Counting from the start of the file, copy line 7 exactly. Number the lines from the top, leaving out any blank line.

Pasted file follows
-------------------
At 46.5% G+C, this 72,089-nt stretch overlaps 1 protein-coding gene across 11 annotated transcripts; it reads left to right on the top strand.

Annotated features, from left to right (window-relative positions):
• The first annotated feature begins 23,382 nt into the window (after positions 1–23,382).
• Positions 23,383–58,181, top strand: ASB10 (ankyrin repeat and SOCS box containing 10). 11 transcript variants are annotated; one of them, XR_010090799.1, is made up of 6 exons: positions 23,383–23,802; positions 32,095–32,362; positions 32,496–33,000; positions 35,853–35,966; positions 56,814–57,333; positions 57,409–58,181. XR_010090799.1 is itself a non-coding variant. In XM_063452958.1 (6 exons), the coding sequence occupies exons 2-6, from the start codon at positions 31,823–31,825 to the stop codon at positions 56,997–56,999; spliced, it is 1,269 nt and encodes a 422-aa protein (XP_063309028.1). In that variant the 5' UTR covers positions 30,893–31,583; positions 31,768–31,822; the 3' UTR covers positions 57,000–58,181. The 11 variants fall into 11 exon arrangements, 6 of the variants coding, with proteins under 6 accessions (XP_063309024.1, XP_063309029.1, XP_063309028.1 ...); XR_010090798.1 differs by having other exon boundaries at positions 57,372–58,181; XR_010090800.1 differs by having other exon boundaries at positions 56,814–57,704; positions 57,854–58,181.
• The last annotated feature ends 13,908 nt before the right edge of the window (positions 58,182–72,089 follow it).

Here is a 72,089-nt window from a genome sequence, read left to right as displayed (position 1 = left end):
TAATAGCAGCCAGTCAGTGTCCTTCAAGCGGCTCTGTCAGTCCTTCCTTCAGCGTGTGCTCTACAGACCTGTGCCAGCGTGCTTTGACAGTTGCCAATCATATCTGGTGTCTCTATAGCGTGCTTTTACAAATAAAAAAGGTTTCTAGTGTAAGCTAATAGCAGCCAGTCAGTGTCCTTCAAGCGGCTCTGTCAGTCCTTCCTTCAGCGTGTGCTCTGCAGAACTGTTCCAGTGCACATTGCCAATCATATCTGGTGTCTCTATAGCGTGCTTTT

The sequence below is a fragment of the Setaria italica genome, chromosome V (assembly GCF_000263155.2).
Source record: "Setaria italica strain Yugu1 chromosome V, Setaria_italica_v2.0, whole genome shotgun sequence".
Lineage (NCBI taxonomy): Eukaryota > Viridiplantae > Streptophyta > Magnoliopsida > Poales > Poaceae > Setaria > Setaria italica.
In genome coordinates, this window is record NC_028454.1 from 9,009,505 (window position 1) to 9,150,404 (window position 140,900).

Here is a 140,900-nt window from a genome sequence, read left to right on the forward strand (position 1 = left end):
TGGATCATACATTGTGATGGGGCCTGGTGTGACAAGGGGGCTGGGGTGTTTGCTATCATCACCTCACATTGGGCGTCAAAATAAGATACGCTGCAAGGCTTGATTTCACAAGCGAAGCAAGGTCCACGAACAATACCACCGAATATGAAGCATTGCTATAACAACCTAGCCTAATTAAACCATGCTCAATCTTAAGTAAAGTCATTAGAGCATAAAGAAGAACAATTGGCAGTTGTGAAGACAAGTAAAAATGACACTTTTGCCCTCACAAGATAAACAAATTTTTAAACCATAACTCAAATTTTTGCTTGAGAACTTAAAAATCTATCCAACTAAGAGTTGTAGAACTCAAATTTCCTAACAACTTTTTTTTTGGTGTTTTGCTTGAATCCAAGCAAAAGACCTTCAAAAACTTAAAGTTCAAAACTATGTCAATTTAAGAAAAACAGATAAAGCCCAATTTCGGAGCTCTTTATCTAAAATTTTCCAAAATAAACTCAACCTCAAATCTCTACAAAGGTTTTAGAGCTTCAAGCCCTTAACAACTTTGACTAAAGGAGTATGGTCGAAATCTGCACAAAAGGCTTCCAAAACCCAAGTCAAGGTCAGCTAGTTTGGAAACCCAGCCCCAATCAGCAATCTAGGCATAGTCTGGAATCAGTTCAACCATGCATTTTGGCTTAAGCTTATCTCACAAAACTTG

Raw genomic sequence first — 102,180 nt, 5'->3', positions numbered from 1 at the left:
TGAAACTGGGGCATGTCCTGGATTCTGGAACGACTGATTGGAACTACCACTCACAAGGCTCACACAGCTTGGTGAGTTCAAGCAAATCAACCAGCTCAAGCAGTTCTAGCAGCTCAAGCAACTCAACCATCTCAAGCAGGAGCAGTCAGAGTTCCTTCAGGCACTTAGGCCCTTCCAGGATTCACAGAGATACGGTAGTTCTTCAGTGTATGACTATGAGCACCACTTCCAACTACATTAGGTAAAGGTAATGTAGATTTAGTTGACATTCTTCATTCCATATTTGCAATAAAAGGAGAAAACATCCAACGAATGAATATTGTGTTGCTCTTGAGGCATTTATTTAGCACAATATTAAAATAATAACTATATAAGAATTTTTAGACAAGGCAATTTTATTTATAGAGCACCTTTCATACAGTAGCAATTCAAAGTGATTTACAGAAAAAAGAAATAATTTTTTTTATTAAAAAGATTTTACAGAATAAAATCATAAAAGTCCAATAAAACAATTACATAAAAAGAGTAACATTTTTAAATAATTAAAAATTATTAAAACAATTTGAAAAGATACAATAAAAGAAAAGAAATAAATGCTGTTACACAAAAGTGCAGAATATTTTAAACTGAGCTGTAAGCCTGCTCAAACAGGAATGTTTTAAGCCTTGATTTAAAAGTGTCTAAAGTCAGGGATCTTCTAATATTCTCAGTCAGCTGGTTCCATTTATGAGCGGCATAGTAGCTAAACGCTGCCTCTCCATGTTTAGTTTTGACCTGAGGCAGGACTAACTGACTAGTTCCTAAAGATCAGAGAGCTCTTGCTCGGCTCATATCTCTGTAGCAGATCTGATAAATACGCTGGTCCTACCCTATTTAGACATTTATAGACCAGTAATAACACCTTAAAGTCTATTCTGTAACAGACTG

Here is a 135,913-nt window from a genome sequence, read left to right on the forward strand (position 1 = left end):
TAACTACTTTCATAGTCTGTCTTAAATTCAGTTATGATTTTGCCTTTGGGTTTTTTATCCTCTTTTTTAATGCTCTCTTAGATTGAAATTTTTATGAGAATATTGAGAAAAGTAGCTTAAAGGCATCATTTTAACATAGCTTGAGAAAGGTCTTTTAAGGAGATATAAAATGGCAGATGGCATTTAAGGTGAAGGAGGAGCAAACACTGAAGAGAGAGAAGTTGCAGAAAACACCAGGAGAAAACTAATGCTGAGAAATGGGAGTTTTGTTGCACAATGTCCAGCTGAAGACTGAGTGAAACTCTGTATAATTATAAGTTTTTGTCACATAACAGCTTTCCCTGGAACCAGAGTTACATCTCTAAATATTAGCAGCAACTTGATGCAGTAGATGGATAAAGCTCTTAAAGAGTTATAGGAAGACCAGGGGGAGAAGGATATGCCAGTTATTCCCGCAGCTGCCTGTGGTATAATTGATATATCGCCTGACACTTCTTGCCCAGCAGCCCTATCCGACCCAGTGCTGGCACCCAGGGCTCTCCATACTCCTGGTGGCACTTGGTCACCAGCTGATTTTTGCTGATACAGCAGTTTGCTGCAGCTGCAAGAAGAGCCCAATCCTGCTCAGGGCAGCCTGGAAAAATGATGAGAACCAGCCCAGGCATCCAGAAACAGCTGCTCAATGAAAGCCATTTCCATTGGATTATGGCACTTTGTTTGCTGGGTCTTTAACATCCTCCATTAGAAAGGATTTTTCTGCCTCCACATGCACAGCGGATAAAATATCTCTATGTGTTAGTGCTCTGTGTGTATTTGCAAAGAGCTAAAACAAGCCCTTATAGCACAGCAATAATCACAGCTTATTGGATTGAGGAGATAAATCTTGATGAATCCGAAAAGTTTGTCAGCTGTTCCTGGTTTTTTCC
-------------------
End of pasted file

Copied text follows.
TAATAGCAGCCAGTCAGTGTCCTTCAAGCGGCTCTGTCAGTCCTTCCTTCAGCGTGTGCTCTACAGACCTGTGCCAGCGTGCTTTGACAGTTGCCAATCATATCTGGTGTCTCTATAGCGTGCTTTTACAAATAAAAAAGGTTTCTAGTGTAAGCTAATAGCAGCCAGTCAGTGTCCTTCAAGCGGCTCTGTCAGTCCTTCCTTCAGCGTGTGCTCTGCAGAACTGTTCCAGTGCACATTGCCAATCATATCTGGTGTCTCTATAGCGTGCTTTT